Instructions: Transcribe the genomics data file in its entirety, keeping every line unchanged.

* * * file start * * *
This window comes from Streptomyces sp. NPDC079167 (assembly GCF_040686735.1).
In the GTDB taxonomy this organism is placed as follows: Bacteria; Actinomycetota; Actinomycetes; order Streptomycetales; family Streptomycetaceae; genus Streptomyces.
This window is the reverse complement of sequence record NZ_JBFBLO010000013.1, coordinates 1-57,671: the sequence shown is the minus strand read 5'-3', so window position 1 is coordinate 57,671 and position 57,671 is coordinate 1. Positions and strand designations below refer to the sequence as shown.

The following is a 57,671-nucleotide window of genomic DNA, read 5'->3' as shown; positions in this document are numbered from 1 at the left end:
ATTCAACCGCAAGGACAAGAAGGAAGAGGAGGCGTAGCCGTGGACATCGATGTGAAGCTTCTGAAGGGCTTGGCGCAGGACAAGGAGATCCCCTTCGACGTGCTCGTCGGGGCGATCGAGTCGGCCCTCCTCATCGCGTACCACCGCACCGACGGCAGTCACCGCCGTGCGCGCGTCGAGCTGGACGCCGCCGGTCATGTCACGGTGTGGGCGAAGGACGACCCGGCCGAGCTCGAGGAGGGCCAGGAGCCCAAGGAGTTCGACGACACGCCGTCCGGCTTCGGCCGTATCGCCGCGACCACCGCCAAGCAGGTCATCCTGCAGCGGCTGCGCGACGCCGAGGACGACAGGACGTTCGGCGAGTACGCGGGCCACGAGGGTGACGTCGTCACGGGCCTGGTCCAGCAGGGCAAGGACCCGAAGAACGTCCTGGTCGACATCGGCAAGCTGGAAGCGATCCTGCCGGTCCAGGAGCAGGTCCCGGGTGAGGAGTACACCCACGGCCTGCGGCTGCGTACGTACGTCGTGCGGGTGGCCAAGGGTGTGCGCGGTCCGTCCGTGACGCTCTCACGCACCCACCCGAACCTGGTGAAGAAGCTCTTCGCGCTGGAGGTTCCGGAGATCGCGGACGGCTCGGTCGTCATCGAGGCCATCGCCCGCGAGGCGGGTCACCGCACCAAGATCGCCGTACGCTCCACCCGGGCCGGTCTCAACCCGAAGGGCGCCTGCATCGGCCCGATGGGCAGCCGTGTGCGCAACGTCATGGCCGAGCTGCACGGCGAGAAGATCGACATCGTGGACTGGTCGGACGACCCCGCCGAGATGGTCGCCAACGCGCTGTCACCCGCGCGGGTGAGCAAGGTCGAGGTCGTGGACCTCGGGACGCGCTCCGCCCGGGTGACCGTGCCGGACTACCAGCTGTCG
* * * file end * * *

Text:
This window comes from Streptomyces sp. NPDC079167 (assembly GCF_040686735.1).
In the GTDB taxonomy this organism is placed as follows: Bacteria; Actinomycetota; Actinomycetes; order Streptomycetales; family Streptomycetaceae; genus Streptomyces.
This window is the reverse complement of sequence record NZ_JBFBLO010000013.1, coordinates 1-57,671: the sequence shown is the minus strand read 5'-3', so window position 1 is coordinate 57,671 and position 57,671 is coordinate 1. Positions and strand designations below refer to the sequence as shown.

The following is a 57,671-nucleotide window of genomic DNA, read 5'->3' as shown; positions in this document are numbered from 1 at the left end:
ATTCAACCGCAAGGACAAGAAGGAAGAGGAGGCGTAGCCGTGGACATCGATGTGAAGCTTCTGAAGGGCTTGGCGCAGGACAAGGAGATCCCCTTCGACGTGCTCGTCGGGGCGATCGAGTCGGCCCTCCTCATCGCGTACCACCGCACCGACGGCAGTCACCGCCGTGCGCGCGTCGAGCTGGACGCCGCCGGTCATGTCACGGTGTGGGCGAAGGACGACCCGGCCGAGCTCGAGGAGGGCCAGGAGCCCAAGGAGTTCGACGACACGCCGTCCGGCTTCGGCCGTATCGCCGCGACCACCGCCAAGCAGGTCATCCTGCAGCGGCTGCGCGACGCCGAGGACGACAGGACGTTCGGCGAGTACGCGGGCCACGAGGGTGACGTCGTCACGGGCCTGGTCCAGCAGGGCAAGGACCCGAAGAACGTCCTGGTCGACATCGGCAAGCTGGAAGCGATCCTGCCGGTCCAGGAGCAGGTCCCGGGTGAGGAGTACACCCACGGCCTGCGGCTGCGTACGTACGTCGTGCGGGTGGCCAAGGGTGTGCGCGGTCCGTCCGTGACGCTCTCACGCACCCACCCGAACCTGGTGAAGAAGCTCTTCGCGCTGGAGGTTCCGGAGATCGCGGACGGCTCGGTCGTCATCGAGGCCATCGCCCGCGAGGCGGGTCACCGCACCAAGATCGCCGTACGCTCCACCCGGGCCGGTCTCAACCCGAAGGGCGCCTGCATCGGCCCGATGGGCAGCCGTGTGCGCAACGTCATGGCCGAGCTGCACGGCGAGAAGATCGACATCGTGGACTGGTCGGACGACCCCGCCGAGATGGTCGCCAACGCGCTGTCACCCGCGCGGGTGAGCAAGGTCGAGGTCGTGGACCTCGGGACGCGCTCCGCCCGGGTGACCGTGCCGGACTACCAGCTGTCG